Wal-Mart’s move is the latest sign that retailers are scrambling to make the most of a shortened holiday season through early promotions and aggressive marketing. There are six fewer shopping days between Thanksgiving and Christmas than last year.
Retailers are also responding to consumers’ desires to start holiday shopping earlier, said Alison Paul, vice chairman at Deloitte, a consulting company.
The company’s 2013 holiday survey found that the share of Americans who said they expect to finish shopping in November was five percentage points higher than last year. And most of those surveyed said they will be looking for online deals.
For the first time in 15 years, the Internet was listed as the top destination for holiday shopping, edging out discount retailers, Paul said. That is another reason retailers are promoting their deals earlier this season, she said.
“We’re raising the stakes,” Wal-Mart spokesman Ravi Jariwala said. The retailer chose Nov. 1 to kick off its holiday campaign, he said, because Walmart.com usually experiences “a spike” in online traffic the day after Halloween.
Wal-Mart is not alone. A slew of major retailers announced holiday discounts this week.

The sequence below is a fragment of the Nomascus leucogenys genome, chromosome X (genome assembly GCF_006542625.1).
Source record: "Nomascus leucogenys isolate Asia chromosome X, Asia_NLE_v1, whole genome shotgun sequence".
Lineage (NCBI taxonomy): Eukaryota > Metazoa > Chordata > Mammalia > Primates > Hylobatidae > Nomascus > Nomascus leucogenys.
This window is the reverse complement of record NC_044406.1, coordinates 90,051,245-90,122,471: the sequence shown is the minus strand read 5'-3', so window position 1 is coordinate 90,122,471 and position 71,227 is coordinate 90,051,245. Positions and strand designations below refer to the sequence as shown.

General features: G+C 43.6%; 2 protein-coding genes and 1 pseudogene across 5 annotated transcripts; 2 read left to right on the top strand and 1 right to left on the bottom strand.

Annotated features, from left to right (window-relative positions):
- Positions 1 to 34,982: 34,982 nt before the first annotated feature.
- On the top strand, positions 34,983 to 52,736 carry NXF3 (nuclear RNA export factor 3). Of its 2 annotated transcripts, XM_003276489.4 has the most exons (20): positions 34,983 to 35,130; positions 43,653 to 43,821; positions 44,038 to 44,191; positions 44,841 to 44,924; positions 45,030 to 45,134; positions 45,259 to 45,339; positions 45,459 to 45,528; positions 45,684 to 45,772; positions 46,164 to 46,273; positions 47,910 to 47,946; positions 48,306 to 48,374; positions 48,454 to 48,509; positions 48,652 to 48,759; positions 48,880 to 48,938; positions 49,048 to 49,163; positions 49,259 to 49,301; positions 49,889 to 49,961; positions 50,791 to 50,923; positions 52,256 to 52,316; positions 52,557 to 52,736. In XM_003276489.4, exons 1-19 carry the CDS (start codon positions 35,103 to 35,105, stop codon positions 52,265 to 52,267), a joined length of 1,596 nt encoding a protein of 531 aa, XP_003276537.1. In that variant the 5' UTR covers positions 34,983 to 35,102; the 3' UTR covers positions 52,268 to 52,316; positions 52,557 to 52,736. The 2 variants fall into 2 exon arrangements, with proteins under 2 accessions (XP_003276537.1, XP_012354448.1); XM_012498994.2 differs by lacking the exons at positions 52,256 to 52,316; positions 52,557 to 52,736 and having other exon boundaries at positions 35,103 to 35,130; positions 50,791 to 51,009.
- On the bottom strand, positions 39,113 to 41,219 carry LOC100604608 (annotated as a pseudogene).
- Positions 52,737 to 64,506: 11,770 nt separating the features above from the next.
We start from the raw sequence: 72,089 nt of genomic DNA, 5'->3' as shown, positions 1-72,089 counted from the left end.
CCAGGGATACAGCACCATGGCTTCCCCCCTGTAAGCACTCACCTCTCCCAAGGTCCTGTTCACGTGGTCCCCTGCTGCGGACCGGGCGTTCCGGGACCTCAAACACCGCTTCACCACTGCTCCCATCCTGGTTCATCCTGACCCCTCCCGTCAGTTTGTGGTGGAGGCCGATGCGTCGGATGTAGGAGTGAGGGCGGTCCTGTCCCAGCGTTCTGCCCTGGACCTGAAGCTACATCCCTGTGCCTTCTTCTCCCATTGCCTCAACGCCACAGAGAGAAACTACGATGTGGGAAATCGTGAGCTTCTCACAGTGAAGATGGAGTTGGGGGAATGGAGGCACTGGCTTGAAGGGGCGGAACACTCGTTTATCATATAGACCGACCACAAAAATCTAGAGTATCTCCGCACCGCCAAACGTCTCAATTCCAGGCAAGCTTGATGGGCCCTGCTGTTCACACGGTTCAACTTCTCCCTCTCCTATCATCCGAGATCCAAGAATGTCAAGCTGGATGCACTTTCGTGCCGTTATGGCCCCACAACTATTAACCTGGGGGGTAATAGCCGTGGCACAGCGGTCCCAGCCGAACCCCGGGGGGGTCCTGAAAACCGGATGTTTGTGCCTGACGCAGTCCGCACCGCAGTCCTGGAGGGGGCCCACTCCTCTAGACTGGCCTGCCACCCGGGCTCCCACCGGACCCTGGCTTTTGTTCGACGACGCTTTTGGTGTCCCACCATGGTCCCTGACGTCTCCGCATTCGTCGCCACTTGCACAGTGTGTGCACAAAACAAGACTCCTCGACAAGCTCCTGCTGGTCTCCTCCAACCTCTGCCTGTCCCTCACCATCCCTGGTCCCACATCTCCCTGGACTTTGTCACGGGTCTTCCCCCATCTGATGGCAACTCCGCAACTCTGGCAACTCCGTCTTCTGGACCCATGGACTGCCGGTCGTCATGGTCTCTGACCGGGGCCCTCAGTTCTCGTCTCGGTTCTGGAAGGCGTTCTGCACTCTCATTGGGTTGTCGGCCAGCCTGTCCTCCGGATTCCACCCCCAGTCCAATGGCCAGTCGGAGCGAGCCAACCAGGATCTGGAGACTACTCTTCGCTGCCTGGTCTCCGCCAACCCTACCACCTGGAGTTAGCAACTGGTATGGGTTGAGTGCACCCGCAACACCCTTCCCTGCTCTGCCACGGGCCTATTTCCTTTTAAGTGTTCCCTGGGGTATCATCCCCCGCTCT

Target said its price-match policy — where it matches competitor’s prices for certain items — launched Friday as usual, but will last longer this year. Toys R Us unveiled offers for loyalty program customers, including a pre-Black Friday deal that would give shoppers access to discounts two days early. Last month, Macy’s, J.C. Penney and others said they will open on Thanksgiving Day for the first time.
Apart from facing a short holiday season, retailers have to persuade Americans to open their wallets in a gloomy economy. Consumer confidence took a plunge last month, following the government shutdown and a weak jobs report. The back-to-school shopping season was lackluster, and shoppers are expected to remain cautious this holiday season. Free shipping, online deals and personalized offers are some of the ways retailers will try to make up for it, analysts say.
Holiday sales are forecast to rise nearly 4 percent this year, up from 3.5 percent in 2012, according to the National Retail Federation. Online sales are expected to be 15 percent higher than last year.